Ambitious Women Deserve Our Praise Not Our Disdain


Bonnie Marcus, Contributor

July 27, 2015

No one with ambition has come under fire more than Hillary Clinton. As early as 2006, a survey by The New York Observer found a “virtual cottage industry” of anti-Clinton literature. Her political career, especially her bid for the 2016 presidency, has only increased the verbal assaults. One such diatribe is a recent statement from Carly Fiorina, herself seeking the GOP nomination for president, that Hillary’s ambition ‘far outweighs her ability to be an effective leader’.

Hillary’s accomplishments are many. She was the first female partner in a law firm, an influential first lady, the first female senator from New York, a notable Secretary of State, and a consistent advocate for women’s rights and human rights. A polarizing figure in American politics, she is, however, most chastised for being ambitious.

Ambitious women deserve our praise, not our disdain. They possess the drive and tenacity to step up despite personal and professional obstacles. And while we may not agree with their mission, support their politics, or share their values, we should applaud their persistence. For ambitious women, like their male counterparts, have a powerful impact on the world.

Marie Curie, pursued her early love of physics and chemistry to win two Nobel Peace prizes. Amelia Earhart, one of the most famous women in the 20th century, never let anything hold her back and she persevered in a man’s world. Wilma Rudolph, striving for accomplishment in the face of adversity, was the first American woman to win three Olympic gold medals in track and field and helped make the world a better place. Margaret Thatcher, often called the “Iron Lady” due to her uncompromising leadership style, was the first female Prime Minister in Great Britain and changed the British economic and political landscape. Oprah Winfrey, the world’s first black billionaire, shaped American culture and media. Most recently, Misty Copeland, always outspoken about her ambition, became the first African-American female principal dancer at New York’s American Ballet Theatre, setting the stage for all talented women of color to follow suit.

Embracing one’s ambition is not for the feint of heart. Competing in a man’s world is challenging for even the most determined women. If they exhibit assertive behavior and declare their ambition, they are often scorned due to societal expectations and gender stereotypes. Some discover that their ambition loses steam when they are in direct competition with men. Their behavior changes, their confidence is challenged, and they assume a more subordinate role. They are uncomfortable with the rules of the game as men define them.

A recent article in New York Magazine refers to a survey of men and women in the workplace conducted by Bain and Company that “found that women and men were equally ambitious when they had fewer than two years on the job. But those ambitions changed dramatically among mid-career employees. Women’s aspiration to make it to the C-suite dropped 60 percent. Their confidence in their ability to reach top management drops in half. And their ambition never recovers as they become senior leaders within their firms. Men, on the other hand, see a much smaller dip in their confidence, and none in their ambition.”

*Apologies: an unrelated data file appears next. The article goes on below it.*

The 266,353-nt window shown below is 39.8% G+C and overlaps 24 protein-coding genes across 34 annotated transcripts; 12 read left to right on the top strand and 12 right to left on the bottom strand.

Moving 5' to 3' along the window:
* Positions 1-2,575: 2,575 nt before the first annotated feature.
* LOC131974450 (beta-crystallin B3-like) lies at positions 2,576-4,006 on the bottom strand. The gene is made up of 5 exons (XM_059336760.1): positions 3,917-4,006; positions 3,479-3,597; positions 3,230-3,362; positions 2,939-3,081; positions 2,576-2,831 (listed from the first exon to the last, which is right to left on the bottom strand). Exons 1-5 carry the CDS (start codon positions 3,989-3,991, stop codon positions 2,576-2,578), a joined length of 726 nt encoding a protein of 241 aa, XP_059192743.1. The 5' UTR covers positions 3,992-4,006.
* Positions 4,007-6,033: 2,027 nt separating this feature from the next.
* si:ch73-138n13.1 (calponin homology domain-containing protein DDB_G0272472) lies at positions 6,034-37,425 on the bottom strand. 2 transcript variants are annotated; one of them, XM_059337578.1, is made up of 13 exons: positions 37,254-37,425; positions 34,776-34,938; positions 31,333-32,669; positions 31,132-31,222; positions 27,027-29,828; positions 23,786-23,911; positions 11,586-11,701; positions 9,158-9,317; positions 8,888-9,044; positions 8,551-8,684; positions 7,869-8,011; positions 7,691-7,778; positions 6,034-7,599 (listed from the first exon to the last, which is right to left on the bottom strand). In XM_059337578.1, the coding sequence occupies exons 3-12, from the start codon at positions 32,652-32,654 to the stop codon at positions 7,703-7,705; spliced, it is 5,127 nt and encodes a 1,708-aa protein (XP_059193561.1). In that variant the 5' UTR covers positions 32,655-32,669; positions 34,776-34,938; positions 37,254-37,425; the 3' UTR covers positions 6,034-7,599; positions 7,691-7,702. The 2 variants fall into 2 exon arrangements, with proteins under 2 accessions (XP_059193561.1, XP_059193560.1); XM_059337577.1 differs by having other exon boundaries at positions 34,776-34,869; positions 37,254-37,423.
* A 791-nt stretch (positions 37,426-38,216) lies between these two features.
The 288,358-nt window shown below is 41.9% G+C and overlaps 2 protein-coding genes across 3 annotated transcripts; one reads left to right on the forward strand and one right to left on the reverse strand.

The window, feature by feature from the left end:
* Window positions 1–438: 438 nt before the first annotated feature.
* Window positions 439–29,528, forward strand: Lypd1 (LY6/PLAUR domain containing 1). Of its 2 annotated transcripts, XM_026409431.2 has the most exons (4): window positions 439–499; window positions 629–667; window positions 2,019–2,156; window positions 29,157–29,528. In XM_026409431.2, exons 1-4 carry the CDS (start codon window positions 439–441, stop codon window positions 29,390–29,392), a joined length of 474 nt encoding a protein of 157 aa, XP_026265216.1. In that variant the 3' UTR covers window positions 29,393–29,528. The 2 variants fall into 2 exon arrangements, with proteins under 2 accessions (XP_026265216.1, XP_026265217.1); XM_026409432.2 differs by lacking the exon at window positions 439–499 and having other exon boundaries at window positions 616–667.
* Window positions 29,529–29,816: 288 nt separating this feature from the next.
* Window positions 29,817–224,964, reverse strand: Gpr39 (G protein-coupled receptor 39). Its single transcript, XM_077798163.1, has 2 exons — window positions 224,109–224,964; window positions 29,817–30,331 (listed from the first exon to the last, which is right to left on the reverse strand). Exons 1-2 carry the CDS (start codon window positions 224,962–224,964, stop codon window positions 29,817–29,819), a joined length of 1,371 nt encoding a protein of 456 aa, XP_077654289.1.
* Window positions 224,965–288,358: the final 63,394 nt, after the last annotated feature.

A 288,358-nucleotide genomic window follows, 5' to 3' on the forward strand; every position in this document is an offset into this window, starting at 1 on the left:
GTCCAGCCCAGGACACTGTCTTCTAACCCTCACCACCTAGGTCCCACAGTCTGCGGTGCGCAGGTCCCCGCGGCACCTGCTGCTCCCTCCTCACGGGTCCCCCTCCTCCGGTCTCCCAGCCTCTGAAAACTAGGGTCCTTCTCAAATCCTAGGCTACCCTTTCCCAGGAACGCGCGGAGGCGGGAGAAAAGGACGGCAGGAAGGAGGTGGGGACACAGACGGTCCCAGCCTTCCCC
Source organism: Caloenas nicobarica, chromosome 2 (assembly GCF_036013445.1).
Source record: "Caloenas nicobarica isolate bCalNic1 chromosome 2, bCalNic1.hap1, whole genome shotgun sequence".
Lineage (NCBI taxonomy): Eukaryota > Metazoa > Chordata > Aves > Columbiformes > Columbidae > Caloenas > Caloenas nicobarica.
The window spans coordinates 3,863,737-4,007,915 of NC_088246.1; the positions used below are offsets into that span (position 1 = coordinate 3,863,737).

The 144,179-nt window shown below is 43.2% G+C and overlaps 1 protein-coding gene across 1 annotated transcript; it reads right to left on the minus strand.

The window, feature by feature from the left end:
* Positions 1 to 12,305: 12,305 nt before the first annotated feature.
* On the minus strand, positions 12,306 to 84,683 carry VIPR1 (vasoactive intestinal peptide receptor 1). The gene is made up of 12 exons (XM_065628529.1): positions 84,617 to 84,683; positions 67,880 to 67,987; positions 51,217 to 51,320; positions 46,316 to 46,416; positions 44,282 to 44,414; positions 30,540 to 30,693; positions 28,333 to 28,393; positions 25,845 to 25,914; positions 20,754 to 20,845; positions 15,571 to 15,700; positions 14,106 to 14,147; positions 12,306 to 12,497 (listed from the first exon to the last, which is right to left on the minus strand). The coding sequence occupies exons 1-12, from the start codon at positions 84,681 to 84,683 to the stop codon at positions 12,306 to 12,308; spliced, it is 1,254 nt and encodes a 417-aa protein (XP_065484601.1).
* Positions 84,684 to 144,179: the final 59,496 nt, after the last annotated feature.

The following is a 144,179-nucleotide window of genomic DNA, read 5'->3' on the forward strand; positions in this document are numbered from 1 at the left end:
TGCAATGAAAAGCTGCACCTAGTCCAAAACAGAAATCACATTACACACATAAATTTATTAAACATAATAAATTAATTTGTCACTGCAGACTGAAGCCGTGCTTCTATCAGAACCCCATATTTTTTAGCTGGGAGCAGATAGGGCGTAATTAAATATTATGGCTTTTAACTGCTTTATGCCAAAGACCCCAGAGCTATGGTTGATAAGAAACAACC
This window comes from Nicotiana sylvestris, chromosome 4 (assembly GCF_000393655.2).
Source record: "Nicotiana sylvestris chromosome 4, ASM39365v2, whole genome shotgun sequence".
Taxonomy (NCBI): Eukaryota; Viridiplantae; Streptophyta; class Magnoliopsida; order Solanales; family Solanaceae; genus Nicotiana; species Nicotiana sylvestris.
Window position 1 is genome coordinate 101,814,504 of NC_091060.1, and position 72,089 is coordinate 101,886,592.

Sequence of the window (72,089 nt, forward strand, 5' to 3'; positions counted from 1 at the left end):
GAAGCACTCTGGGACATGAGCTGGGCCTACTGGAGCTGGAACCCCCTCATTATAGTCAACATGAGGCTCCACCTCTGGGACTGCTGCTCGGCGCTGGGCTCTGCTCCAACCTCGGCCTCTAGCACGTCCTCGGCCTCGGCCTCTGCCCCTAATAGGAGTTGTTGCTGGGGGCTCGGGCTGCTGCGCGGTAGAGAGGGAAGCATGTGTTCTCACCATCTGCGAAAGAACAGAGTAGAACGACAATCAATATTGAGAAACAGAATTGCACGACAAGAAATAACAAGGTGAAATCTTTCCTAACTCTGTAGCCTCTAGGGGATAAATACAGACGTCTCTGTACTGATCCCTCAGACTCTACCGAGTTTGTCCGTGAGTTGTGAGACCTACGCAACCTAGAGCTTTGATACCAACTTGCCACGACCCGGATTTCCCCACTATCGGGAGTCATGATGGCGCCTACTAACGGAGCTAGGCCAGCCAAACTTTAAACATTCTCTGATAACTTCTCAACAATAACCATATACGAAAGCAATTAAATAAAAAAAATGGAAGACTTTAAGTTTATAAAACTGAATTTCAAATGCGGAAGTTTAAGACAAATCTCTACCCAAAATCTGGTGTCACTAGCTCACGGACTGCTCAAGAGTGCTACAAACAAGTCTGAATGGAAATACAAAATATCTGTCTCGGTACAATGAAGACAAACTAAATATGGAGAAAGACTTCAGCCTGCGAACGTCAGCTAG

The explanation given in this article for women’s loss of ambition is a lack of role models and mentors in the workplace, as well as the absence of recognition. Undervalued and without high level support, many women lose their motivation to reach top leadership positions. They begin to question whether or not their ambition for the C suite is worth the effort. What once seemed like a compelling aspiration early in their career fades over time.

Yet despite many structural barriers and gender bias, a small number of women do make it to the C-suite. Twenty three women currently hold CEO positions at S&P 500 companies.

Why do some women persist despite the barriers?

The answer might well be that these women own their stories; their unwavering belief in themselves and their ability to reach their goal, mitigates any distractions and allows them to transcend difficult challenges. They never take their eye off the end goal.

We, in turn, should not diminish their ambition as a negative force simply because of gender. After all, where would the world be without ambitious people?

It’s easy for those of us on the sidelines to criticize women in the spotlight. Their vulnerability stems from the passion they have for their mission. Every day their ambition breaks through glass ceilings and societal expectations. Let’s support their courage and conviction and recognize that ambitious women are changing the world.

Are you ambitious but have not yet realized your career goals? Please check out my book, The Politics of Promotion: How High Achieving Women Get Ahead and Stay Ahead (Wiley) and look for resources on my website.



This article was written by Bonnie Marcus from Forbes and was legally licensed through the NewsCred publisher network.

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